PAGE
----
With the Very Rev Ken Riley. Who Would True Valour See (Monks Gate); Psalm 31, wl-6; My Heart,
Ever Faithful (Bach); Through the Night of Doubt and Sorrow (Marching). With Manchester Cathedral
Choristers. Director of music Christopher Stokes.
Clive James reads from his new collection of essays. 1: George Russell. Thanks be for academic mentors. Abridged and produced by Duncan Minshull. Repeated at 12.30am Clive James 's Kind of Day: page 130
We are losing the differences between our homes, villages, towns and cities. Everywhere in the country is startingto look the same. In a four-part series Lucinda Lambton goes in pursuit of buildings that are both local and lyrical, talking to architects, planners and craftspeople. This week she examines individual houses, from a "horror development" on her doorstep to an Egyptian temple on the Thames. Producer Peter Everett
The conclusion of Angela Carter 's comic tale about the intertwining fortunes of two theatrical families, dramatised by Bryony Lavery.
What a Joy It Is to Dance and Sing
The Lucky Chances, illegitimate twin daughters of the great Shakespearean actor Sir Melchior Hazard , get ready for his 100th birthday party. It promises to be an evening of thoroughly bad behaviour, and skeletons crashing out of well-upholstered cupboards.
Director Claire Grove
A four-part drama series by Michael Butt , adapted from Michael Gilbert 's stories.
2: The Missionary Position. When Detective
Constable Milo encounters a former tutor, he is unprepared for the world of betrayal and death into which friendship will lead him.
Director John Taylor
Harriet Walter reads five stories by one of the most distinctive writers of the 20th century, observing English middle-class life from the twenties to the Blitz. 1: Mrs Windermere. Psychic Mrs Windermere re-enters Esmee's life in a London restaurant where her attempts to "help" have a distinctly Unsettl ing effect. Director John Tydeman
A week-long investigation into the history and importance of five machines which changed the face of modern medicine, presented by Dr Mark Porter. 1: The Dialysis Machine. The invention of the "artificial kidney" meant that patients with renal failure had a good chance of survival by dialysis. But the early types were cumbersome and had to be largely built by the patients themselves. What was it like constructing membranes out of sausage skins and how does it feel to have to spend long hours on dialysis today? Producer Emma Kingsley Dr Mark Porter on x-rays: page 23
Comedy panel game from the Theatre Royal, Norwich, with regulars Tim Brooke-Taylor , Barry Cryer , Graeme Garden and special guest. With chairman Humphrey Lyttelton and Colin Sell on the piano. Producer Jon Naismith. Repeated Sunday 12 noon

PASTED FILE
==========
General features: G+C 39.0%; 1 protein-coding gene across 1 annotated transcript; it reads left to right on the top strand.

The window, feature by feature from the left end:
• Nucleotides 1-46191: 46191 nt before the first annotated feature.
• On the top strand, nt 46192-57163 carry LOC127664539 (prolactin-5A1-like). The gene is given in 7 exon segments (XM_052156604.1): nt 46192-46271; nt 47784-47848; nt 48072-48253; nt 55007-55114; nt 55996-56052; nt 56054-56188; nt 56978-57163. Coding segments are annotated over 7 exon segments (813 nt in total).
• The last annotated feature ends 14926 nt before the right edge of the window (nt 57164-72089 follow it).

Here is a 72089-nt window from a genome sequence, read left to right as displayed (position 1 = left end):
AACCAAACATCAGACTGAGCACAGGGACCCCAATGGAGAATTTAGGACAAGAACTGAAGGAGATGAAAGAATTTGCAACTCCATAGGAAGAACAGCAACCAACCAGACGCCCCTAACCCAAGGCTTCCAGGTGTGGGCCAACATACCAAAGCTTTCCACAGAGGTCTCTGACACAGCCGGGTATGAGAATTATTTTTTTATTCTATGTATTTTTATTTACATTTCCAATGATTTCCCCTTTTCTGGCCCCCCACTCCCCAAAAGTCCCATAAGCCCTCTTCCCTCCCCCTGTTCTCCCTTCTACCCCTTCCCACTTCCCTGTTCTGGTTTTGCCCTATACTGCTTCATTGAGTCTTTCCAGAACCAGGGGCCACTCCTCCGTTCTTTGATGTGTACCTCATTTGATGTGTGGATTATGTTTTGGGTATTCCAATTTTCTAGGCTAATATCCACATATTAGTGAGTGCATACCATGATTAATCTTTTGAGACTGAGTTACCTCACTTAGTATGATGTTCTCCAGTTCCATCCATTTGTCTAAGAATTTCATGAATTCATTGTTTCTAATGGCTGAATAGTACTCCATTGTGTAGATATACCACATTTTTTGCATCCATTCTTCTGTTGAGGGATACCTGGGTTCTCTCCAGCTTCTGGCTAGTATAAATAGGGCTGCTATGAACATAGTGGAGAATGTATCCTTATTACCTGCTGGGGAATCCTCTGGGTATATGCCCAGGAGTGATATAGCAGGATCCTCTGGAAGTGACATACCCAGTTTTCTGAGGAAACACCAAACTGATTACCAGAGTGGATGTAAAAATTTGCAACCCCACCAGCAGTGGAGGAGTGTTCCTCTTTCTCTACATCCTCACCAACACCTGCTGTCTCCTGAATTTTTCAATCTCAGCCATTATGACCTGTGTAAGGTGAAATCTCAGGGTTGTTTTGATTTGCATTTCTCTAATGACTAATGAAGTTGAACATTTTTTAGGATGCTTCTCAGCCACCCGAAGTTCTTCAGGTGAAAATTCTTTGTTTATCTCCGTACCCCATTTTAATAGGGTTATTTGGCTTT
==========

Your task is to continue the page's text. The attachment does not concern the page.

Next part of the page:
BBC RADIO COLLECTION: There are six different / 'm Sorry I Haven a Clue audio cassettes available now from all good retail outlets and www.bbcshop.com. Call [number removed].
George Eliot 's haunting story of love betrayed and rewarded, dramatised in 15 episodes by Robert Forrest. An immediate bestseller in 1859, Eliot's second novel established her reputation and paved the way for masterpieces such as The Mill on the Floss and Middlemarch. 1: It is the summer of 1799 in the Staffordshire village of Hayslope, and one of Lisbeth Bede 's sons has marriage on his mind.
Director Patrick Rayner. Further cast details across the week Repeated from 10.45am
Former Conservative Chancellor Norman Lamont is best remembered as the man who blew Â£7bn on Black Wednesday, keeping sterling in the Exchange Rate Mechanism. That may explain why some people loathed him at the time. Here he talks to people who hate capitalism, for economic, social, moral and environmental reasons. Producer Roger chiids
The series that shows you how to discover the hidden history of your town through the streets and buildings of today. Dublin. From ninth-century
Vikings to 19th-century Englishmen, Julian Richards charts how waves of invasion and immigration have shaped the development of the town, for better and for worse. Producer John Byrne (R)
Following recent crises inthe industry, British meat production is at a crossroads. What kinds of farms should there be, and what livestock should they carry? This week Sue Broom investigates what the future will bring for sheep farming. Producer Sue Broom. Editor Deborah Cohen
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